Tuesday, March 23, 2010

Job market statistics

Here are my final job market statistics:

  • 6 dozen applications

    • 44 faculty: mostly tenure-track, some research-track, a couple temporary teaching fellowships
    • 7 real jobs: 3 government, 4 research institutes
    • 18 postdocs: 5 prestigious and competitive, 13 regular.

  • 13 short interview offers.

    • 4 conference (2 different conferences)
    • 7 phone: 3 formal (with committee scheduled way in advance), 3 informal (impromptu with 1-2 people), 1 formal declined.
    • 1 informal visit.
    • 1 email interview (seriously!) (declined)

  • 8 visit offers

    • 5 paid visit offers: 4 completed, 1 cancelled.
    • 2 unpaid visits costing >$150
    • 1 unpaid visit costing <$10.

  • 2 offers: 1 postdoc, 1 research-track faculty. Waiting to hear from tenure-track job.

Sources of jobs by outcome:

  • Offers: both were from informal chance meetings, but neither through connections.

    • Postdoc offer: saw faculty posting outside my field, emailed to ask if should apply, guy said I should apply and mentioned an unadvertised 1 year postdoc, declined me for faculty and brought me for postdoc interview.
    • Research-track: walked up to all desirable schools at field's annual conference asking if they were hiring. The guy at this school's booth who I happened to approach turned out to be the chair, and he said to send my CV. I drove there for two short, informal visits. They gave me an offer after the postdoc's offer.

  • Paid interviews (where employer paid travel costs): 1 asked to apply, 1 at conference, 2 online.

    • 3 year postdoc: asked to apply for, also saw postings in 2 places. (When considering the VAP, called 5 people in the area. One of them kept in touch, invited me to visit his campus, and mentioned that the following year I should apply for the postdoc, and then mentioned again that I should apply for the postdoc.)
    • tenure-track faculty: saw posting at above conference. Search chair contacted me right after he got my application to say that he knew my advisor and that they were inviting me. 4 months passed before I actually got the invitation to visit.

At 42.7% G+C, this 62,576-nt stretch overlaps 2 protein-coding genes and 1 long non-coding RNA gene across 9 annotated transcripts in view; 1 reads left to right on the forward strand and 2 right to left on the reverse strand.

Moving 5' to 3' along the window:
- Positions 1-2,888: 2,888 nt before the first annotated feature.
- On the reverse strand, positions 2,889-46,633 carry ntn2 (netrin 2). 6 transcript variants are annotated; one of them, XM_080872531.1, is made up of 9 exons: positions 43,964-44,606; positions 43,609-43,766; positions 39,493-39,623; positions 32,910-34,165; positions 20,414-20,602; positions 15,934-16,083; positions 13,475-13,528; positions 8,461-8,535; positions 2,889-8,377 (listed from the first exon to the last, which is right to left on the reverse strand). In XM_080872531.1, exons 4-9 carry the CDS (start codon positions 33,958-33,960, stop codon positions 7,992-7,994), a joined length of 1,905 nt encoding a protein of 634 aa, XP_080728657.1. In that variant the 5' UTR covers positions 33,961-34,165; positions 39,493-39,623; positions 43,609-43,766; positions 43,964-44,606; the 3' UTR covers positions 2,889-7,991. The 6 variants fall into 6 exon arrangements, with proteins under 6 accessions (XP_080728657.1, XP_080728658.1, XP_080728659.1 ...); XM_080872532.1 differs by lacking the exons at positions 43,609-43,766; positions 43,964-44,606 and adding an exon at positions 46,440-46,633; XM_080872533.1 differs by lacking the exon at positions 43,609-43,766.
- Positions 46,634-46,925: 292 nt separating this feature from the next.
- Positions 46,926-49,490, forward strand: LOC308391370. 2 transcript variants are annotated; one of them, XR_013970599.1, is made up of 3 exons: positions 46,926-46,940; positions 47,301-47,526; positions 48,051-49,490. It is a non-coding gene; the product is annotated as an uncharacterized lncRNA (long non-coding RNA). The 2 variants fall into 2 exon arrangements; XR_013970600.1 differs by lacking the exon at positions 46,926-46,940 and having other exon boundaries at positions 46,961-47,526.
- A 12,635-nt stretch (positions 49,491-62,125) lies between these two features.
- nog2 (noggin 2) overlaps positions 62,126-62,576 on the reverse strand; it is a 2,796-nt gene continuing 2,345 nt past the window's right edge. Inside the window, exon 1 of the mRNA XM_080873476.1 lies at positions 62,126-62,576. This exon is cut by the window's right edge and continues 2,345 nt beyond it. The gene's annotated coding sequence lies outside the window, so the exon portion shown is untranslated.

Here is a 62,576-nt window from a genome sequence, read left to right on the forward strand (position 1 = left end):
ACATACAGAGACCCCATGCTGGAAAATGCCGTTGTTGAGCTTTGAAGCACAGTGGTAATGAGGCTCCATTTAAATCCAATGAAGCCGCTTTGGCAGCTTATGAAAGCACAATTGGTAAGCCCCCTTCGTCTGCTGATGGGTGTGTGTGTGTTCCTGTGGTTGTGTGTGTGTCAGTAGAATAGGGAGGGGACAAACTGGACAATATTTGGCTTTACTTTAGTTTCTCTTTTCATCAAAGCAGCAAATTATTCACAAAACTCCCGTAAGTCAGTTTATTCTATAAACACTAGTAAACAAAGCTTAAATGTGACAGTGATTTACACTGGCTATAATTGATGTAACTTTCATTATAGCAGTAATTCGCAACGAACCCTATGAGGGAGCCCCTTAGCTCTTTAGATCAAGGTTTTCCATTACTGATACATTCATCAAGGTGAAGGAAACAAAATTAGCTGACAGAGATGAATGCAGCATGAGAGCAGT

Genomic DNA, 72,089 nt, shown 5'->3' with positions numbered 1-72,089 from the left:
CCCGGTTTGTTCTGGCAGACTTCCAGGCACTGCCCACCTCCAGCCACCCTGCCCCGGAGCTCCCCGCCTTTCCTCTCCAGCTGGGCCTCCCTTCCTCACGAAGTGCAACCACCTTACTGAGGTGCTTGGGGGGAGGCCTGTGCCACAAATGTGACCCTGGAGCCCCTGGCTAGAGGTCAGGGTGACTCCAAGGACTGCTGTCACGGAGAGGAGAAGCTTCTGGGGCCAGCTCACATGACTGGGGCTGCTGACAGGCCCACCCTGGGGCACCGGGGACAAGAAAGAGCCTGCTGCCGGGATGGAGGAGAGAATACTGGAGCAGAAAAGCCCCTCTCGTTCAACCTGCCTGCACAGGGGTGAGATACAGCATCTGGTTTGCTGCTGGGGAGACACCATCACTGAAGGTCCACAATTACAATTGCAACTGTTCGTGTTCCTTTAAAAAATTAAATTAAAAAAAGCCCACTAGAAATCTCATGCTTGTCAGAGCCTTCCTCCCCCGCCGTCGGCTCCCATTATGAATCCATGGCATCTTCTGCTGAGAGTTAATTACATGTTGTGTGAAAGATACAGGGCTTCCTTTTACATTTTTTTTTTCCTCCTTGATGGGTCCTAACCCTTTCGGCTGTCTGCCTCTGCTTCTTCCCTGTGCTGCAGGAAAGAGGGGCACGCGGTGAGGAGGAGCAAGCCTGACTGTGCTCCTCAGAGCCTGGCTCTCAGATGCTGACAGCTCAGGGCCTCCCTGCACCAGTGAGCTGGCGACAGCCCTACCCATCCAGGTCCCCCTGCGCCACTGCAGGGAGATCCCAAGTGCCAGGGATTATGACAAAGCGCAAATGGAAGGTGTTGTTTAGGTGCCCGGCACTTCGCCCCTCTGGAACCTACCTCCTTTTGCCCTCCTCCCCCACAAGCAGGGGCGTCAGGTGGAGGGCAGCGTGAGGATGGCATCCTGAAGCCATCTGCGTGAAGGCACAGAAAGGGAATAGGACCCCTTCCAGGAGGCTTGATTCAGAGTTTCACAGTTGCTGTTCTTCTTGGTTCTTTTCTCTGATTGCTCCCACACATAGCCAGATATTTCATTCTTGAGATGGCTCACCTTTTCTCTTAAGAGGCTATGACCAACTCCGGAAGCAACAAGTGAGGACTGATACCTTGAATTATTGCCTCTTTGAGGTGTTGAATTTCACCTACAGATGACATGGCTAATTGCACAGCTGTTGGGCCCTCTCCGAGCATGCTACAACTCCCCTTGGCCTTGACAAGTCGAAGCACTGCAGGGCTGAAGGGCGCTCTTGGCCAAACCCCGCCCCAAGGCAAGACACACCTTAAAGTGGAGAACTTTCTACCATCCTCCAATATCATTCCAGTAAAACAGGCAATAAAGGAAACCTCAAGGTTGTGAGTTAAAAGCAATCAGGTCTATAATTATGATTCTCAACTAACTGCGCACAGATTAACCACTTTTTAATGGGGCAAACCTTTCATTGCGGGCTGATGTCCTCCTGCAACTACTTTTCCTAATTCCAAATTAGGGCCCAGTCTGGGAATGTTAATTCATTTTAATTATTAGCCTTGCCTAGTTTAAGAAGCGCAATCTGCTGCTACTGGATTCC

• 2 tenure-track faculty: saw postings online.

  • Unpaid interviews costing >$150: both postdocs, both online. One guy was friends with my advisor, and assured me that I would likely get an offer, but I didn't because the other postdocs didn't think I was interested in the area.
  • 13 short interviews

    • 4 conference interviews from registering for conferences' job services.
    • 4 formal interviews from internet postings
    • email interview from internet posting
    • 4 informal interviews all due to personal contacts: 2 from connections and 2 just because I reached out to them randomly.

Conclusion: networking works, even if it's just randomly walking up to someone and asking if they are hiring. Having a good pedigree and good publications certainly helps with the random approaches, I'm sure.


Janke said...

This is a great blog!! I am applying for a post doc right now, working day and night on the research proposal. I never wrote an application like this in English before, and it is terrible. Sunshine outside, I should be out drinking whitewine, instead I am stuck here...
Please keep on blogging!!

Louise said...

This is a really interesting summary of your experiences - thanks for sharing!

I was very lucky for my first post doc - saw an ad for my perfect position, applied for it, was offered it. One application = one job offer, definitely not normal. However, I am looking for my second post doc now and I don't think it is going to be quite so easy!!

Miss Maria said...

Congratulations on the job offers. I can't wait to hear how things are going with the new job.

Anonymous said...

Really liked your post and blog1 I'm also a post-doc, actually, twice, and currently following husband around in the Foreign Service, while raising 3 little kids...

Anonymous said...

Really liked your post and blog1 I'm also a post-doc, actually, twice, and currently following husband around in the Foreign Service, while raising 3 little kids...